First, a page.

Since Prudential Regulation Authority (PRA) CEO Sam Woods warned that the Bank of England (BoE) is watching mortgage rates “like a hawk”, wholesale cuts to the average two-year fixed rate have dwindled and the average rate has started to instead increase, rising from 2.47 per cent in May to 2.5 per cent in July.
However, the overall average two-year fixed mortgage rate fell by 0.06 per cent from 2.53 per cent in August 2018 to 2.47 per cent in May 2019, after the BoE had increased its base rate from 0.5 per cent to 0.75 per cent, according to research from Moneyfacts.co.uk.
Commenting, Moneyfacts.co.uk finance expert Darren Cook said: “It is clear the warning by the PRA in May that the BoE is watching mortgage rates ‘like a hawk’ seems to have fulfilled the central bank’s possible intention to slow down mortgage rate cuts. Average mortgage rates had been steadily declining for some time, especially rates at higher LTV tiers, and prudent interference may have been a necessary intervention.”
The largest cuts to two-year fixed rates took place at the maximum 95 per cent loan-to-value (LTV) tier, where the average rate fell by 0.7 per cent from 3.95 per cent in August 2018 to 3.25 per cent in June 2019, where it has remained for the last two months.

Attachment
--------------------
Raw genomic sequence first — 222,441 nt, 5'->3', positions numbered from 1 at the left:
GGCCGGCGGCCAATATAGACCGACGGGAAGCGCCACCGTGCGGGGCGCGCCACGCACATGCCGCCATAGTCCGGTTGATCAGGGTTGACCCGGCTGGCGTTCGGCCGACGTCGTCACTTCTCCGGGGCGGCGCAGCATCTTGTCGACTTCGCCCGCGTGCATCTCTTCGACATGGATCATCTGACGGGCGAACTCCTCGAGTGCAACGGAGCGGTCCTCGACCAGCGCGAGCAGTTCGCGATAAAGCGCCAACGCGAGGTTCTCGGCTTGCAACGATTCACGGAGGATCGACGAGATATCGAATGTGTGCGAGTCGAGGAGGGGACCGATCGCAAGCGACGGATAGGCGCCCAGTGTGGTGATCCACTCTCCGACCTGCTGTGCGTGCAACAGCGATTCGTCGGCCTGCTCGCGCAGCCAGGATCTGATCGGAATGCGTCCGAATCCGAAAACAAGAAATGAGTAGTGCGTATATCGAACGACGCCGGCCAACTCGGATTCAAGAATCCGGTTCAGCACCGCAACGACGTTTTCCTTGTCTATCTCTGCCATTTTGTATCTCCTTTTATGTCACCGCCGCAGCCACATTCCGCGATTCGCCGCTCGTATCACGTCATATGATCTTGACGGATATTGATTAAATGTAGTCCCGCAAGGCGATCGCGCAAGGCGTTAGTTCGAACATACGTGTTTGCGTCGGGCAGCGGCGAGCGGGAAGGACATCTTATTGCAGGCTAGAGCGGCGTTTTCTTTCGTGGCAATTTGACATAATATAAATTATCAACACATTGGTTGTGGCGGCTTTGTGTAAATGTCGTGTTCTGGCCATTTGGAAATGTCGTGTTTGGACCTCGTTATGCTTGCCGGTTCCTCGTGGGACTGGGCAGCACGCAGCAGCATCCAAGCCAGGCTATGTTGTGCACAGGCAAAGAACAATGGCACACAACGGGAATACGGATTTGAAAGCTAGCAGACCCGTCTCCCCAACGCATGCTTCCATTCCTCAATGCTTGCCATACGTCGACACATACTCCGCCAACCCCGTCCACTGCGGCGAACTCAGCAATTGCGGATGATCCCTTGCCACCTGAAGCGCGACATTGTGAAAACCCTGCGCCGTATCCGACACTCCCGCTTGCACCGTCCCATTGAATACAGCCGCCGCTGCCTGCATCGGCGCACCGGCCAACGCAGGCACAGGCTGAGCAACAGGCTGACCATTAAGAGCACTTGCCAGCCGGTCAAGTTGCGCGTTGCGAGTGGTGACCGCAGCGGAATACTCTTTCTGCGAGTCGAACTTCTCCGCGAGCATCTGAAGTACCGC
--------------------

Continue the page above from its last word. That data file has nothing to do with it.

Cook noted “it seems clear” that mortgage providers have been cutting risk margins to “retain a competitive edge”, with the average two-year fixed rate at maximum 60 per cent LTV increasing from 1.89 per cent to 1.9 per cent since August 2018.
“However, it seems that this is possibly the end of widespread mortgage interest rate cuts due to competition for the time being, and we may only expect marginal changes until wholesale funding costs dictate differently. In fact, the only tier to see the average two-year fixed rate fall since May is the 65 per cent LTV tier, perhaps suggesting providers are now focusing their attention at the less risky end of the sector,” he added.
The Moneyfacts.co.uk finance expert highlighted that, despite the cutes at higher LTV tiers, potential first-time buyers (FTBs) are still, on average, receiving a better mortgage offer than what was available before the rate rise.
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